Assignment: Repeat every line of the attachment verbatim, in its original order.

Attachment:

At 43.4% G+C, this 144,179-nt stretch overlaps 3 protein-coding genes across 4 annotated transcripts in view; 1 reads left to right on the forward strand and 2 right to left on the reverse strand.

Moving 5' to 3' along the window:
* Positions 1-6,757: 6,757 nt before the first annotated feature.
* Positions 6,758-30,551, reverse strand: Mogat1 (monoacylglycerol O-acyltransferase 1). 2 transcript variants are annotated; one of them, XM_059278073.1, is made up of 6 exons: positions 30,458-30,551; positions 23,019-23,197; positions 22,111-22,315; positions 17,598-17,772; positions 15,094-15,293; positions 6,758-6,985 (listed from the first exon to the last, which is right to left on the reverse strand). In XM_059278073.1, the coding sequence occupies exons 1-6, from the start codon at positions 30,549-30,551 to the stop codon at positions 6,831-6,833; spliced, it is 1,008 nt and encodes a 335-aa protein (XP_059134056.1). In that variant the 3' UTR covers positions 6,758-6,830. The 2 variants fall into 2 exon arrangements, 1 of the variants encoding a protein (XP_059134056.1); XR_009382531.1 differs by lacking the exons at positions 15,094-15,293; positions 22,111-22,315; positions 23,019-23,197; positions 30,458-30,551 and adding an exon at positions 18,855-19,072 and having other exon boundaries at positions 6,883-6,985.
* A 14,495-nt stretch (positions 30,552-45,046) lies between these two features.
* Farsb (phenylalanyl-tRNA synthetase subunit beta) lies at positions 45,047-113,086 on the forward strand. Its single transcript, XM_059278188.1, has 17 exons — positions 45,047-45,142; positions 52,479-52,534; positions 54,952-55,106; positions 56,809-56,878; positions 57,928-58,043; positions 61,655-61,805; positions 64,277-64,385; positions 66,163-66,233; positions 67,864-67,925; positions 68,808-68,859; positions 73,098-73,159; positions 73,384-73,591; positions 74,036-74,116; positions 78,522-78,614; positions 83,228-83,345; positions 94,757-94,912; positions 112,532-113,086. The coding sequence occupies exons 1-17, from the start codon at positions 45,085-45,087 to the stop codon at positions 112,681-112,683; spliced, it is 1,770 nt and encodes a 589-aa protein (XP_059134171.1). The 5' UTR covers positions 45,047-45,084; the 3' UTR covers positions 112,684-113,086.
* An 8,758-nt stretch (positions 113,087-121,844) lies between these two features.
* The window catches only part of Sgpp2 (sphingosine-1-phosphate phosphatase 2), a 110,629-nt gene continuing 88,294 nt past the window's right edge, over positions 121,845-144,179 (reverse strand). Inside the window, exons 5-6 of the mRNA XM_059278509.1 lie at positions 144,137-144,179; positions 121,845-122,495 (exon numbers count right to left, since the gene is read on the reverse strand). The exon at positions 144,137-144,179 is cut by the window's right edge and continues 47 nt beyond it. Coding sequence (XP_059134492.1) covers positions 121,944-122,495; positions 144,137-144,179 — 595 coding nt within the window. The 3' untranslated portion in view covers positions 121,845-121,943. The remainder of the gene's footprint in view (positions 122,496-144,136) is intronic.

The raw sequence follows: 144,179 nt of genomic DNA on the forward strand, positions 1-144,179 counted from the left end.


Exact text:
At 43.4% G+C, this 144,179-nt stretch overlaps 3 protein-coding genes across 4 annotated transcripts in view; 1 reads left to right on the forward strand and 2 right to left on the reverse strand.

Moving 5' to 3' along the window:
* Positions 1-6,757: 6,757 nt before the first annotated feature.
* Positions 6,758-30,551, reverse strand: Mogat1 (monoacylglycerol O-acyltransferase 1). 2 transcript variants are annotated; one of them, XM_059278073.1, is made up of 6 exons: positions 30,458-30,551; positions 23,019-23,197; positions 22,111-22,315; positions 17,598-17,772; positions 15,094-15,293; positions 6,758-6,985 (listed from the first exon to the last, which is right to left on the reverse strand). In XM_059278073.1, the coding sequence occupies exons 1-6, from the start codon at positions 30,549-30,551 to the stop codon at positions 6,831-6,833; spliced, it is 1,008 nt and encodes a 335-aa protein (XP_059134056.1). In that variant the 3' UTR covers positions 6,758-6,830. The 2 variants fall into 2 exon arrangements, 1 of the variants encoding a protein (XP_059134056.1); XR_009382531.1 differs by lacking the exons at positions 15,094-15,293; positions 22,111-22,315; positions 23,019-23,197; positions 30,458-30,551 and adding an exon at positions 18,855-19,072 and having other exon boundaries at positions 6,883-6,985.
* A 14,495-nt stretch (positions 30,552-45,046) lies between these two features.
* Farsb (phenylalanyl-tRNA synthetase subunit beta) lies at positions 45,047-113,086 on the forward strand. Its single transcript, XM_059278188.1, has 17 exons — positions 45,047-45,142; positions 52,479-52,534; positions 54,952-55,106; positions 56,809-56,878; positions 57,928-58,043; positions 61,655-61,805; positions 64,277-64,385; positions 66,163-66,233; positions 67,864-67,925; positions 68,808-68,859; positions 73,098-73,159; positions 73,384-73,591; positions 74,036-74,116; positions 78,522-78,614; positions 83,228-83,345; positions 94,757-94,912; positions 112,532-113,086. The coding sequence occupies exons 1-17, from the start codon at positions 45,085-45,087 to the stop codon at positions 112,681-112,683; spliced, it is 1,770 nt and encodes a 589-aa protein (XP_059134171.1). The 5' UTR covers positions 45,047-45,084; the 3' UTR covers positions 112,684-113,086.
* An 8,758-nt stretch (positions 113,087-121,844) lies between these two features.
* The window catches only part of Sgpp2 (sphingosine-1-phosphate phosphatase 2), a 110,629-nt gene continuing 88,294 nt past the window's right edge, over positions 121,845-144,179 (reverse strand). Inside the window, exons 5-6 of the mRNA XM_059278509.1 lie at positions 144,137-144,179; positions 121,845-122,495 (exon numbers count right to left, since the gene is read on the reverse strand). The exon at positions 144,137-144,179 is cut by the window's right edge and continues 47 nt beyond it. Coding sequence (XP_059134492.1) covers positions 121,944-122,495; positions 144,137-144,179 — 595 coding nt within the window. The 3' untranslated portion in view covers positions 121,845-121,943. The remainder of the gene's footprint in view (positions 122,496-144,136) is intronic.

The raw sequence follows: 144,179 nt of genomic DNA on the forward strand, positions 1-144,179 counted from the left end.